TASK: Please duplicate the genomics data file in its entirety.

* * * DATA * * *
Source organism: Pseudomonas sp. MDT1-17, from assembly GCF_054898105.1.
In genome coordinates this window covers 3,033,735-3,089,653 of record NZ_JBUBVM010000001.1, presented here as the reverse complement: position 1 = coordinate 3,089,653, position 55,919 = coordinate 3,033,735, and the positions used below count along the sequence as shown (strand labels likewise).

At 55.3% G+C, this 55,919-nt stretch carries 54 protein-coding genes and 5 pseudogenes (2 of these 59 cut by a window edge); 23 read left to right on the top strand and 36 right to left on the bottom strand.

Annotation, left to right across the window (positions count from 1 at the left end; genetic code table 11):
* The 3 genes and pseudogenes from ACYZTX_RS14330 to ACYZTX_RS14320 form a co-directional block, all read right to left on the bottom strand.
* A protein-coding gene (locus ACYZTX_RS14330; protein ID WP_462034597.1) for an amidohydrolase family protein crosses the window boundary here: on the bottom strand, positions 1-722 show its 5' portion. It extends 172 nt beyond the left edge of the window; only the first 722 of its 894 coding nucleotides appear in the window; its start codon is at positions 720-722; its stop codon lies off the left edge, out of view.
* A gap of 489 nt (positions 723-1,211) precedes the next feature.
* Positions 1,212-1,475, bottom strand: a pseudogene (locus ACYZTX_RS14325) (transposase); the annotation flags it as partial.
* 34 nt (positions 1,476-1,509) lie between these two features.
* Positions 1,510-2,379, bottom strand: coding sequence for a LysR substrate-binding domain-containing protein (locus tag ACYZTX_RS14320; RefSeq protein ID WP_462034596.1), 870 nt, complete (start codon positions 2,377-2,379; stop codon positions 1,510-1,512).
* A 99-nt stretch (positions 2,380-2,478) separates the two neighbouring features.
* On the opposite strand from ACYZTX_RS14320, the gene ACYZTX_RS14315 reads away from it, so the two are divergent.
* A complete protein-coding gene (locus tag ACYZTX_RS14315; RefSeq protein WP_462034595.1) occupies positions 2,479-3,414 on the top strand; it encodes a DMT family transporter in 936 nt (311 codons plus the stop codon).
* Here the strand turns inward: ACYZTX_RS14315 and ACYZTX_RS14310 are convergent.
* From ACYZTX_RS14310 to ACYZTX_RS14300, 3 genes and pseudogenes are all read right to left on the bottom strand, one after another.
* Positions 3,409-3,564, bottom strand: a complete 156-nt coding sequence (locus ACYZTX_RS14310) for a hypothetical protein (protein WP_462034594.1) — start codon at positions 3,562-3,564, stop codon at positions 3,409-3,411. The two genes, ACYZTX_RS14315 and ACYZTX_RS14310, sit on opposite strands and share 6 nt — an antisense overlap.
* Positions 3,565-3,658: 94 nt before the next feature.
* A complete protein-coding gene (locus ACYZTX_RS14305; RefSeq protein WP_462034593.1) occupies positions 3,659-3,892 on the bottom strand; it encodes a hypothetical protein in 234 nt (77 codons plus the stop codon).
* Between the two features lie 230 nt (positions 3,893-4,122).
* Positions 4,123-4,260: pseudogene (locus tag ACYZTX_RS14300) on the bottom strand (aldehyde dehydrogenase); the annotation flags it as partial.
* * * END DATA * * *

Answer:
Source organism: Pseudomonas sp. MDT1-17, from assembly GCF_054898105.1.
In genome coordinates this window covers 3,033,735-3,089,653 of record NZ_JBUBVM010000001.1, presented here as the reverse complement: position 1 = coordinate 3,089,653, position 55,919 = coordinate 3,033,735, and the positions used below count along the sequence as shown (strand labels likewise).

At 55.3% G+C, this 55,919-nt stretch carries 54 protein-coding genes and 5 pseudogenes (2 of these 59 cut by a window edge); 23 read left to right on the top strand and 36 right to left on the bottom strand.

Annotation, left to right across the window (positions count from 1 at the left end; genetic code table 11):
* The 3 genes and pseudogenes from ACYZTX_RS14330 to ACYZTX_RS14320 form a co-directional block, all read right to left on the bottom strand.
* A protein-coding gene (locus ACYZTX_RS14330; protein ID WP_462034597.1) for an amidohydrolase family protein crosses the window boundary here: on the bottom strand, positions 1-722 show its 5' portion. It extends 172 nt beyond the left edge of the window; only the first 722 of its 894 coding nucleotides appear in the window; its start codon is at positions 720-722; its stop codon lies off the left edge, out of view.
* A gap of 489 nt (positions 723-1,211) precedes the next feature.
* Positions 1,212-1,475, bottom strand: a pseudogene (locus ACYZTX_RS14325) (transposase); the annotation flags it as partial.
* 34 nt (positions 1,476-1,509) lie between these two features.
* Positions 1,510-2,379, bottom strand: coding sequence for a LysR substrate-binding domain-containing protein (locus tag ACYZTX_RS14320; RefSeq protein ID WP_462034596.1), 870 nt, complete (start codon positions 2,377-2,379; stop codon positions 1,510-1,512).
* A 99-nt stretch (positions 2,380-2,478) separates the two neighbouring features.
* On the opposite strand from ACYZTX_RS14320, the gene ACYZTX_RS14315 reads away from it, so the two are divergent.
* A complete protein-coding gene (locus tag ACYZTX_RS14315; RefSeq protein WP_462034595.1) occupies positions 2,479-3,414 on the top strand; it encodes a DMT family transporter in 936 nt (311 codons plus the stop codon).
* Here the strand turns inward: ACYZTX_RS14315 and ACYZTX_RS14310 are convergent.
* From ACYZTX_RS14310 to ACYZTX_RS14300, 3 genes and pseudogenes are all read right to left on the bottom strand, one after another.
* Positions 3,409-3,564, bottom strand: a complete 156-nt coding sequence (locus ACYZTX_RS14310) for a hypothetical protein (protein WP_462034594.1) — start codon at positions 3,562-3,564, stop codon at positions 3,409-3,411. The two genes, ACYZTX_RS14315 and ACYZTX_RS14310, sit on opposite strands and share 6 nt — an antisense overlap.
* Positions 3,565-3,658: 94 nt before the next feature.
* A complete protein-coding gene (locus ACYZTX_RS14305; RefSeq protein WP_462034593.1) occupies positions 3,659-3,892 on the bottom strand; it encodes a hypothetical protein in 234 nt (77 codons plus the stop codon).
* Between the two features lie 230 nt (positions 3,893-4,122).
* Positions 4,123-4,260: pseudogene (locus tag ACYZTX_RS14300) on the bottom strand (aldehyde dehydrogenase); the annotation flags it as partial.